Physicians should have a “high index of suspicion” when encountering a patient in their 40s or older with a smoking history, said Nicola Hanania, MD, MS, FACP, a professor of medicine and director of the Airways Clinical Research Center at Baylor College of Medicine in Houston. Due to stigma, patients might not volunteer symptoms, including a nagging smoker's cough, he said.
Physicians can learn a lot with a few questions during a routine physical exam, Dr. Hanania said. Ask patients how often they cough, and if they cough anything up when they do, he suggested. Also, try to gain a sense of whether they have noticed more fatigue or a decline in activity, which they might have erroneously attributed to getting older.
“The right question is not, ‘How are you feeling?’” Dr. Hanania said. “It's ‘How much are you doing?’ And ‘How much are you doing compared with a year ago?’”
Dr. Gupta reiterated this point, stressing that physicians should be proactive about watching out for symptoms in high-risk patients. Along with a smoking history, other potential indicators of COPD include occupational exposures, recurrent wheezing, and a family history, according to the GOLD 2022 report.
“Part of the issue is pulling it out of the patient,” Dr. Gupta said. “Don't assume that the patient will share their complaints—instead, ensure that they don't have them.”
To date, there's no “good, validated questionnaire” for COPD screening, Dr. Gupta said. But physicians might still find it useful to ask patients with worrisome symptoms to fill one out to gain further insights, he said.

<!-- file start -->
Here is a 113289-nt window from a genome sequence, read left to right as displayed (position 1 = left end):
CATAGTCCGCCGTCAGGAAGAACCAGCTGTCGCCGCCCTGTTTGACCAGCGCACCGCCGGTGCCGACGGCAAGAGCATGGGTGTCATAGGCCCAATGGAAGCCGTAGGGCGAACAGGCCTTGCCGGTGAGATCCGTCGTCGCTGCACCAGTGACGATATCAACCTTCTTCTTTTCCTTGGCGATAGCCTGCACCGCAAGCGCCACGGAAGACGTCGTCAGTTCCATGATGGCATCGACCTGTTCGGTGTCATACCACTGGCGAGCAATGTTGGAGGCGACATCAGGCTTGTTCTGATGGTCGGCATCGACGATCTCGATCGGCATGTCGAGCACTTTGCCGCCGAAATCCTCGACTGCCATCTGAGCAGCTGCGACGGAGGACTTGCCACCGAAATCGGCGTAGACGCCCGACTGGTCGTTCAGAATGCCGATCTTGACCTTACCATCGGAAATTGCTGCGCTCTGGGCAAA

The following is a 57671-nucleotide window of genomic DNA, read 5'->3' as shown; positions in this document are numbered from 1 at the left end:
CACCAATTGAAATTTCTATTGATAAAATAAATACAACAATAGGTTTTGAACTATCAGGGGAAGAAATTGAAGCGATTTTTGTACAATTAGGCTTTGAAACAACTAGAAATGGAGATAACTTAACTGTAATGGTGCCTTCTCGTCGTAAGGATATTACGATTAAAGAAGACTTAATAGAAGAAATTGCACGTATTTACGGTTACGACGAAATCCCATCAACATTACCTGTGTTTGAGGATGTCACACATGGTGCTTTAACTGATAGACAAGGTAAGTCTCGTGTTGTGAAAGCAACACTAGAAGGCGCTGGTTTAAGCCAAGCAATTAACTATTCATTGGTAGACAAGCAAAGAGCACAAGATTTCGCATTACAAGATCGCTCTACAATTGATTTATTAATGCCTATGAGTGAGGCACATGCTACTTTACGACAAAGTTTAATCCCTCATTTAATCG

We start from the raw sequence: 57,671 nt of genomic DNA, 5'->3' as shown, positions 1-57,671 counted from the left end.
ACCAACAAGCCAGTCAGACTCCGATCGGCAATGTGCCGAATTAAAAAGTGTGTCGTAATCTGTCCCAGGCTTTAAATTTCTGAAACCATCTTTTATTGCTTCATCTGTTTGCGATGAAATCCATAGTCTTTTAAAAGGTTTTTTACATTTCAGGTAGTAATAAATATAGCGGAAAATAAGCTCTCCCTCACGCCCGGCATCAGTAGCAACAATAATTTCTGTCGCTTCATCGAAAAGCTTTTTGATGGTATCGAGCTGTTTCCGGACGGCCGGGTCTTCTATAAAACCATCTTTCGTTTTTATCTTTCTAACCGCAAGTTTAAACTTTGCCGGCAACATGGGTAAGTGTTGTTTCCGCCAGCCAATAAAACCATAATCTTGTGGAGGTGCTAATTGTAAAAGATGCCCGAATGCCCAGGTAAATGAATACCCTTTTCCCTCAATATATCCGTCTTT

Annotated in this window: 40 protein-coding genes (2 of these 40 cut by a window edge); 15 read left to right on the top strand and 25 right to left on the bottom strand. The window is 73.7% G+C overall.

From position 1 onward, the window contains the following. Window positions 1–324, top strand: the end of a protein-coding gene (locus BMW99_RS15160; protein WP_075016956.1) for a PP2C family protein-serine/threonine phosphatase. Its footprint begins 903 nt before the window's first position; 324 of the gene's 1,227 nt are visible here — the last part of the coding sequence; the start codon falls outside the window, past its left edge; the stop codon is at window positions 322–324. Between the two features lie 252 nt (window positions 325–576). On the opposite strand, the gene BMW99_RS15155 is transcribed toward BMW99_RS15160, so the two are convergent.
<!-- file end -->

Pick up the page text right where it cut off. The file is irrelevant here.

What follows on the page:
Some tools he cited included the COPD Diagnostic Questionnaire, CAPTURE™ (COPD Assessment in Primary Care To Identify Undiagnosed Respiratory Disease and Exacerbation Risk), and the Undiagnosed COPD and Asthma Population Questionnaire (UCAP-Q). If results warrant testing, then the patient can be referred for spirometry, he said.
By all accounts, though, spirometry remains woefully underused. One study published in CHEST in 2014 involving 491,754 Canadians newly diagnosed with COPD found that only 35.9% got spirometry within a year of their diagnosis.
In the primary care setting, there are more barriers than enablers to spirometry, according to a systematic review Dr. Gupta helped author that looked at 18 studies and was published in April 2022 in CHEST. These included lack of clinician knowledge about its usefulness, insufficient skills to perform the test in the office or interpret its results, and lack of belief that the findings would influence treatment or patient outcomes. Enablers included a belief that the results might help frame a discussion about smoking cessation.
For time-pressed primary care physicians, it can be difficult to incorporate spirometry into the workflow of the practice, said Gerard J. Criner, MD, FACP, chair and professor of thoracic medicine and surgery at Temple University's Lewis Katz School of Medicine in Philadelphia, as well as a member of the GOLD Science Committee. One option to avoid referring patients elsewhere is to train a staffer, such as a medical assistant, to perform the test, he said.
But patients shouldn't be prescribed medications without confirming a tentative diagnosis with spirometry, Dr. Criner said. “If they don't have the disease and you treat them, you might be missing another disease that they do have, such as heart disease or something else,” he said.
When patients do have COPD, failure to get pulmonary function testing might impact their trajectory, according to a study involving nearly 69,000 Canadian adults with diagnosed COPD. Four out of 10 adults, 41.2%, got spirometry around the time of diagnosis. (The study authors note that while it's unknown if all of the study patients had COPD, they were diagnosed with a previously validated case definition with a specificity of 95%.) Patients who got pulmonary function testing were 9% less likely to be hospitalized with COPD or to die of any cause versus those who did not, according to the findings, published 2017 in the Canadian Medical Association Journal.